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May 27 — Some odd voting lineups in the U.S. Supreme Court's May decisions have some court watchers scratching their heads.
In particular, Justices Clarence Thomas—often considered one of the court's most conservative justices—and Sonia Sotomayor—frequently thought of as one of the most liberal—have agreed to an unusual degree.
She added that in all three recent cases where Thomas and Sotomayor recently aligned, the agreement resulted from the approach taken by the justices—not the desire to reach a particular outcome.
But former clerk to Justice Antonin Scalia, William M. Jay , said the cases involve two areas of the law where Thomas and Sotomayor are more likely to line up: criminal justice and the role of state courts in private civil cases.
Jay, now at Goodwin Procter LLP, Washington, said last term Thomas and Sotomayor “agreed in only one of the Court’s 19 closely divided cases.”
“[I]n fact they disagreed in most of the non-unanimous cases last Term,” Jay said. “But that wasn’t representative.”
So far this term, Thomas and Sotomayor have agreed in 28 of 41 argued cases, or about 68 percent of the time, according to research by Bloomberg BNA.
That's on par with their vote agreement since Sotomayor joined the court in 2009, which ranges from 50 percent to 75 percent.
But in three cases decided in May, Thomas and Sotomayor showed an unusual degree of agreement.
Both dissented in the 5–3 decision regarding the reach of conspiracy law, Ocasio v. United States, 84 U.S.L.W. 4245, 2016 BL 138438 (U.S. May 2, 2016) (84 U.S.L.W. 1605, 5/5/16).
Sotomayor was the only justice to join Thomas's separate opinion concurring in the judgment only in a securities case, Merrill Lynch, Pierce, Fenner & Smith Inc. v. Manning, 84 U.S.L.W. 4275, 2016 BL 154902 (U.S. May 16, 2016) (84 U.S.L.W. 1696, 5/19/16).
Finally, both dissented in another 5–3 decision, Luna Torres v. Lynch, 84 U.S.L.W. 4297, 2016 BL 159651 (U.S. 2016) (84 U.S.L.W. 1733, 5/26/16).
Walker, now an appellate lawyer at Gibson, Dunn & Crutcher LLP, Washington, said that in each of those cases, Thomas and Sotomayor took a textual—rather than contextual—approach to the case.
She pointed to Luna Torres as an example.
There, the majority held that a state criminal offense counts as an “aggravated felony” for immigration purposes when it has every element of a listed federal crime except the one requiring an interstate connection.
Sotomayor dissented, joined by Thomas and Justice Stephen G. Breyer.
Sotomayor listed the elements of the state and federal crime that matched up and then said: “There is one more element in the federal offense than in the state offense—(5), the interstate or foreign commerce element. Luna thus was not convicted of an offense ‘described in' the federal statute. Case closed.”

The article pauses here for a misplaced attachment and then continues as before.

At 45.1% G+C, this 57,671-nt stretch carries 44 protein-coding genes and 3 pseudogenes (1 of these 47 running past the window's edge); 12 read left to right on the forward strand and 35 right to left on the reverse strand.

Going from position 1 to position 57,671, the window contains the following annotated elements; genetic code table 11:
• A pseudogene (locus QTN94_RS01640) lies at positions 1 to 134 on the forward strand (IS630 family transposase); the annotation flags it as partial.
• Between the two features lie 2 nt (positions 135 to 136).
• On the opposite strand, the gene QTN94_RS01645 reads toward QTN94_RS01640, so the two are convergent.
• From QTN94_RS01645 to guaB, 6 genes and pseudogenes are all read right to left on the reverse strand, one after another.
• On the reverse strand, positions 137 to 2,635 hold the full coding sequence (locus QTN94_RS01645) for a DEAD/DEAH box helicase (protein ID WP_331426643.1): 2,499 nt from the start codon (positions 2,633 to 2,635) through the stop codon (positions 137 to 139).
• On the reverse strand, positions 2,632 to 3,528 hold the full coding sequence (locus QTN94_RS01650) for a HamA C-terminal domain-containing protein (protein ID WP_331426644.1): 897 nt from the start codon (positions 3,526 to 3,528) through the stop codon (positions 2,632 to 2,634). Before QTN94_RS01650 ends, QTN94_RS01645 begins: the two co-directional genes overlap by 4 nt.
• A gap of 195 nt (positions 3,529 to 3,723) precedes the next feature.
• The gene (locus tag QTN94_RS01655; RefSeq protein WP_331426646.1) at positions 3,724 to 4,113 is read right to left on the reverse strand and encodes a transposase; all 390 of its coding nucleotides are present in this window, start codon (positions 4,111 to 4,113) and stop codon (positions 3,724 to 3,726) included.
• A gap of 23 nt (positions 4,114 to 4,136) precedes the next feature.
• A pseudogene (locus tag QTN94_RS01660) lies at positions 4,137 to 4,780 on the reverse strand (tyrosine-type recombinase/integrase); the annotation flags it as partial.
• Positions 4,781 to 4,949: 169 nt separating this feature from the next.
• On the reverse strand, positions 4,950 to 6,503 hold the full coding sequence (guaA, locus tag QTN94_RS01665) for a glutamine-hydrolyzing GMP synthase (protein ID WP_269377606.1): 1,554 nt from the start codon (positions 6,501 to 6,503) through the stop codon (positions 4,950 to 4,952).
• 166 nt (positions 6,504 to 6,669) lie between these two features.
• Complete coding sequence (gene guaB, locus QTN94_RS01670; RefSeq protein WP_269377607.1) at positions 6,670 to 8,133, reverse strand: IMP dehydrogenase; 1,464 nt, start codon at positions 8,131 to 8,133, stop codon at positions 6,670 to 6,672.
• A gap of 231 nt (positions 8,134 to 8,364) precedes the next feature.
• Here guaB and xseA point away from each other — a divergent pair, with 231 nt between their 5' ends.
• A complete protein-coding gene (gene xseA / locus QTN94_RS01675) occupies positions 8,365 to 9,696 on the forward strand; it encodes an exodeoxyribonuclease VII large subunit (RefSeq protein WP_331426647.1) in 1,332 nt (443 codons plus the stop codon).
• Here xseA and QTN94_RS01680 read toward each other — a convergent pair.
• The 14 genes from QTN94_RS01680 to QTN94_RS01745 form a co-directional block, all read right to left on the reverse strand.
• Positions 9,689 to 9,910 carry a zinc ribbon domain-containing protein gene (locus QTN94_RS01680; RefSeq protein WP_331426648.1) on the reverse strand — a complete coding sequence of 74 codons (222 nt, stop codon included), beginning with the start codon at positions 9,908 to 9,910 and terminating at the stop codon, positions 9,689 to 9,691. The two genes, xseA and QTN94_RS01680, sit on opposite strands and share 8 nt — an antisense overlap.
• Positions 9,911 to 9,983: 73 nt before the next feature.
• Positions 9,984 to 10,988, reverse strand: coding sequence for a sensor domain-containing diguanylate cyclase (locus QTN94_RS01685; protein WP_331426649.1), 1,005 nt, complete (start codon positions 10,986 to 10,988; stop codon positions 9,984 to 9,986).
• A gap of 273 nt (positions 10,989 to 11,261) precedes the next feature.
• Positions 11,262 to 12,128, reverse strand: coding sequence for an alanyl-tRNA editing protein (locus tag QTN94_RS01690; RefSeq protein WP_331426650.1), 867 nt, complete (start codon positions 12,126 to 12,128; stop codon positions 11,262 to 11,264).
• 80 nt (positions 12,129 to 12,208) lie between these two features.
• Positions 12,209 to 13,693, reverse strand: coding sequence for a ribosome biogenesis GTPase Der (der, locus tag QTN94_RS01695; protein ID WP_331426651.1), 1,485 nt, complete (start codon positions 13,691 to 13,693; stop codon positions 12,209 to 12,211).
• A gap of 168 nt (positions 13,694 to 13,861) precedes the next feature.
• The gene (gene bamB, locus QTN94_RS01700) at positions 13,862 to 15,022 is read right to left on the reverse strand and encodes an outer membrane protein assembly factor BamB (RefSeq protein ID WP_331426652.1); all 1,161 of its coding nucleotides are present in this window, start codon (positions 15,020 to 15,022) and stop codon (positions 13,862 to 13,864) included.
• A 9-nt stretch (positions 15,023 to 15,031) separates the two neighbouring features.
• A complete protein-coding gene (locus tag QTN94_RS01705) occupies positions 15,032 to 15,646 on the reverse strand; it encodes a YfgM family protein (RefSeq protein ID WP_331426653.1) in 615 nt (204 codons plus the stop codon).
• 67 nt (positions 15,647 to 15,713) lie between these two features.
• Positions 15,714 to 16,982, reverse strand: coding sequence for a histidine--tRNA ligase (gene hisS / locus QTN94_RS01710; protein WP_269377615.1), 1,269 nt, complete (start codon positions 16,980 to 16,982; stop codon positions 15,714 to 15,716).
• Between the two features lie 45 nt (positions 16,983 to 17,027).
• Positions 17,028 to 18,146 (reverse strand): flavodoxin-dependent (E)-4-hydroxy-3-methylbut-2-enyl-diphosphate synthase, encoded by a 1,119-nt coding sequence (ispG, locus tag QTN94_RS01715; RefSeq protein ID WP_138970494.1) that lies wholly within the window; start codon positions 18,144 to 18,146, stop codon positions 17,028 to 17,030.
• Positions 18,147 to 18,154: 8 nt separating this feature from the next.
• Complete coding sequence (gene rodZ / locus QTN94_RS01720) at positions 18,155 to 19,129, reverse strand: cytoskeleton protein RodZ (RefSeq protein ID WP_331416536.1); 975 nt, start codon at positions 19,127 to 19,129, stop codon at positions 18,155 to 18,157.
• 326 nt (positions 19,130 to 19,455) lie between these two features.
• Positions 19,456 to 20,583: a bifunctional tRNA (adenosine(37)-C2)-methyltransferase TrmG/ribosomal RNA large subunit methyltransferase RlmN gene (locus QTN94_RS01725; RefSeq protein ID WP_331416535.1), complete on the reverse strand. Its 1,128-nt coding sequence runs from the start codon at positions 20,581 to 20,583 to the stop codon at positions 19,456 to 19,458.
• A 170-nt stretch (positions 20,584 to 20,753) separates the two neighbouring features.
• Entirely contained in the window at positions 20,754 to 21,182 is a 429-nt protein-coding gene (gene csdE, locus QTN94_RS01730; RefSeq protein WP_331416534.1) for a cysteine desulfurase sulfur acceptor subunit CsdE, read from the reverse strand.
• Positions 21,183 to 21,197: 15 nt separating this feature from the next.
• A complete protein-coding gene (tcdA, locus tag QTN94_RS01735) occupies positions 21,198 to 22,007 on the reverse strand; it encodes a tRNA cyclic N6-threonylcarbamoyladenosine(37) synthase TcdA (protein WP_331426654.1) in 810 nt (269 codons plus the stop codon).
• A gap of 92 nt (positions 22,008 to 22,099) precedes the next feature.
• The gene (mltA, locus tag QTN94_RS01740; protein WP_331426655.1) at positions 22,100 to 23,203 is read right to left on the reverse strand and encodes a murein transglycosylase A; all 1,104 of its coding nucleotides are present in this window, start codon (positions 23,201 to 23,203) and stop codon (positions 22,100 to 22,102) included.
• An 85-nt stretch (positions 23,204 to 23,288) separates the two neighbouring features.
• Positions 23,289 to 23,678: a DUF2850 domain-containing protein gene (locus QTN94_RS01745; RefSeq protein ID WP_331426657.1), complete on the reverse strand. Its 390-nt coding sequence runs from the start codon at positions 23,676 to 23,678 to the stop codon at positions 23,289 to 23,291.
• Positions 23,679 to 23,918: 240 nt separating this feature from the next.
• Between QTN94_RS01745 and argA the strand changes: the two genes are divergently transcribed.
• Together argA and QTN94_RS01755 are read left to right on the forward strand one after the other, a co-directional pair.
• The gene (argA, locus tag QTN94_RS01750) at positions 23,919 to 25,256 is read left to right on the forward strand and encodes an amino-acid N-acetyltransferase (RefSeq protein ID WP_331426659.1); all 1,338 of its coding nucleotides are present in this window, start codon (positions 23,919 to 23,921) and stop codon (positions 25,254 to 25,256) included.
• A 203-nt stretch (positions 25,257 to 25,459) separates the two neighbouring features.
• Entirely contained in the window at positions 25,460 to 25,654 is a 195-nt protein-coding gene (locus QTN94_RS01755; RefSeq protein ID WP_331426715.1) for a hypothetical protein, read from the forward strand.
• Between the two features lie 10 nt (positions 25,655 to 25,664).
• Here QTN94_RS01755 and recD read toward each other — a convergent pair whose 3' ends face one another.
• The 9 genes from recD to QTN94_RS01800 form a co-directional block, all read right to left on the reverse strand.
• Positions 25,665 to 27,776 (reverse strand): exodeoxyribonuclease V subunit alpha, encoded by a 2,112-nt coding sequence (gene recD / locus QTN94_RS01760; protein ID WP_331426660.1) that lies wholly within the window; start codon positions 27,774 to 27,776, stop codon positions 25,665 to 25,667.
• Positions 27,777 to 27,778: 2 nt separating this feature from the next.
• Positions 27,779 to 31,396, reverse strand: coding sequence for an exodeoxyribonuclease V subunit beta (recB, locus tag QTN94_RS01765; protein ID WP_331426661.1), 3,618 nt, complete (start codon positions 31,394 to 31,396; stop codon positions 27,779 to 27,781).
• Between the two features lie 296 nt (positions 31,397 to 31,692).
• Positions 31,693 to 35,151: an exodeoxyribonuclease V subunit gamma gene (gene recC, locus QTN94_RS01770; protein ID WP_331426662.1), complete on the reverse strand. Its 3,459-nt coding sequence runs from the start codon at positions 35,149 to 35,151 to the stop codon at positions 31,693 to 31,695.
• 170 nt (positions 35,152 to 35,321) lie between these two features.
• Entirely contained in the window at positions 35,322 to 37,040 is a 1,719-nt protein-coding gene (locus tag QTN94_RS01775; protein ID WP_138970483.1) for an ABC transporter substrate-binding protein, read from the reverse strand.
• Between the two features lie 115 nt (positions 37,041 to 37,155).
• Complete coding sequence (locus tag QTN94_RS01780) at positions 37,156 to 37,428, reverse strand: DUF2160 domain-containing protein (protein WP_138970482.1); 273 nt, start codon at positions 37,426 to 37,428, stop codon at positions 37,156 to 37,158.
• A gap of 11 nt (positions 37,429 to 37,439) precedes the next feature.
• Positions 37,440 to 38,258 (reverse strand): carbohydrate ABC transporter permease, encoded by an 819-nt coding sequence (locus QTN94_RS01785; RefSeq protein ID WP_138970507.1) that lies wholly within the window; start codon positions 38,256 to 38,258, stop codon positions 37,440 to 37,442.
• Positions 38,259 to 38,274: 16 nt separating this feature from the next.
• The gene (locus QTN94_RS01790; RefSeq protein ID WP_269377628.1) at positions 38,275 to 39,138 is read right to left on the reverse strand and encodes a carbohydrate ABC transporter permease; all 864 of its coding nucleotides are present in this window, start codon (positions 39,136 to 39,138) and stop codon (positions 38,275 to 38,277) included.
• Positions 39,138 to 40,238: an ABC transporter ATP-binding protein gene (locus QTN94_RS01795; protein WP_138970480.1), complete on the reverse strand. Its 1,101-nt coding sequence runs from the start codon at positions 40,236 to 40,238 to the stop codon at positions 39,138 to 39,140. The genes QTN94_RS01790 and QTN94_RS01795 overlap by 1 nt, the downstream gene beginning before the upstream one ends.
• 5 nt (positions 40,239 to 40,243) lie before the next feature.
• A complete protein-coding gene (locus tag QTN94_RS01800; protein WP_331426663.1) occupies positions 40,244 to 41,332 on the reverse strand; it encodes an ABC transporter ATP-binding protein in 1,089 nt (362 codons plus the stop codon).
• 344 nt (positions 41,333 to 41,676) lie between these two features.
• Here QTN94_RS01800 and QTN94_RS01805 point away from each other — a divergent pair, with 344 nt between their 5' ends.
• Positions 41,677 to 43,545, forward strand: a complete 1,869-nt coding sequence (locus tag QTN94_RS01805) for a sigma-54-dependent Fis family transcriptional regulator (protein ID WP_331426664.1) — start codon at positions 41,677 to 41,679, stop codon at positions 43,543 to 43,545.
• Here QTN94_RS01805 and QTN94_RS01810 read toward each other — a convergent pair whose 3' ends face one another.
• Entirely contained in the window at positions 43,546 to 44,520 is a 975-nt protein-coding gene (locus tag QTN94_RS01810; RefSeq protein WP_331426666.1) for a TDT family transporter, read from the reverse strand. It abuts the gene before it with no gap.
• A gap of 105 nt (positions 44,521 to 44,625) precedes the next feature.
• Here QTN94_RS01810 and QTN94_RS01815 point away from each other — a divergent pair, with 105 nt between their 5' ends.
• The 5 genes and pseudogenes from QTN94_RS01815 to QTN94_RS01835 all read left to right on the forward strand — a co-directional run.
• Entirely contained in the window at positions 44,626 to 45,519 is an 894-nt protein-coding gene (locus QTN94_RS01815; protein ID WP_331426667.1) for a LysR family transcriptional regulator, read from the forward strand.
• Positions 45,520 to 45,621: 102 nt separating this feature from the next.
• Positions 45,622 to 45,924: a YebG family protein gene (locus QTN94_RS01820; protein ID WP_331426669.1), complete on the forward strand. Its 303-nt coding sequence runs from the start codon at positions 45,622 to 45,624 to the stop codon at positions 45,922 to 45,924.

That's a very straight-forward, textualist approach to the case, Walker said.
Textualism is something that Thomas has been known for since he took the bench almost 25 years ago, Walker said.
But it's still too early to know if Sotomayor will embrace the textualist approach, as this is only her seventh term on the court, Walker said.
If Sotomayor does follow that approach, expect to see more agreement between these two justices, she said.
But Jay said the justices' recent agreement involves areas of the law where they “have defied stereotypes by agreeing.”
“One of the most significant has been the role of state courts in private civil cases,” he said.
“Justices Thomas and Sotomayor have been two of the most skeptical Justices in cases where a defendant claims that federal law preempts a state lawsuit,” Jay said.
“Their agreement in Merrill Lynch v. Manning is consistent with that: They both agreed that very few suits should be removed to federal court under the Securities Exchange Act.”
Jay added that in “Justice Thomas’s case, that comes from his belief in federalism.”
“Justice Sotomayor has occasionally struck a similar note,” Jay said.
Criminal justice is another area where Thomas and Sotomayor have agreed, he said.
“Both of them have been swing votes on certain issues of constitutional criminal procedure, especially the Confrontation Clause.”
“There were quite a few cases that pitted Scalia-Thomas-Ginsburg-Sotomayor-Kagan against Roberts-Kennedy-Breyer-Alito,” Jay said.
“Thomas’s commitment to federalism has often led him to side against the government in cases involving the interpretation of federal criminal statutes,” Jay said.
“That makes their agreement in Ocasio not terribly surprising.”
Regardless of their judicial philosophy, Walker noted some other similarities between the seemingly opposite justices.
There is no question that Thomas isn't afraid to “go his own way,” Walker said.
It isn't unusual for Thomas to be the lone dissent in an 8–1 or 7–1 decision, she said.
In fact, he was the lone dissent in two cases in a single day: Green v. Brennan, 84 U.S.L.W. 4325, 2016 BL 163184 (U.S. May 23, 2016) (84 U.S.L.W. 1729, 5/26/16) and Foster v. Chatman, 84 U.S.L.W. 4308, 2016 BL 163232 (U.S. May 23, 2016) (84 U.S.L.W. 1727, 5/26/16).
Again, it's still too early to know if Sotomayor will follow the same path, Walker said. She's had one sole dissent in an argued case this term already, Kansas v. Carr, 84 U.S.L.W. 4037, 2016 BL 14201 (U.S. Jan. 20, 2016) (84 U.S.L.W. 964, 1/21/16)
But Sotomayor is a strong, confident person, Walker said. You can really see that during oral argument, she added.
It wouldn't be a surprise if her strong voice translated into a justice that isn't afraid to go her own way too, Walker said.
Additionally, Walker noted that Thomas and Sotomayor share a similar background.
Although Thomas grew up in the segregated South and Sotomayor grew up in the Bronx, neither had a privileged background, Walker said.
That's “somewhat unique” on the Supreme Court.
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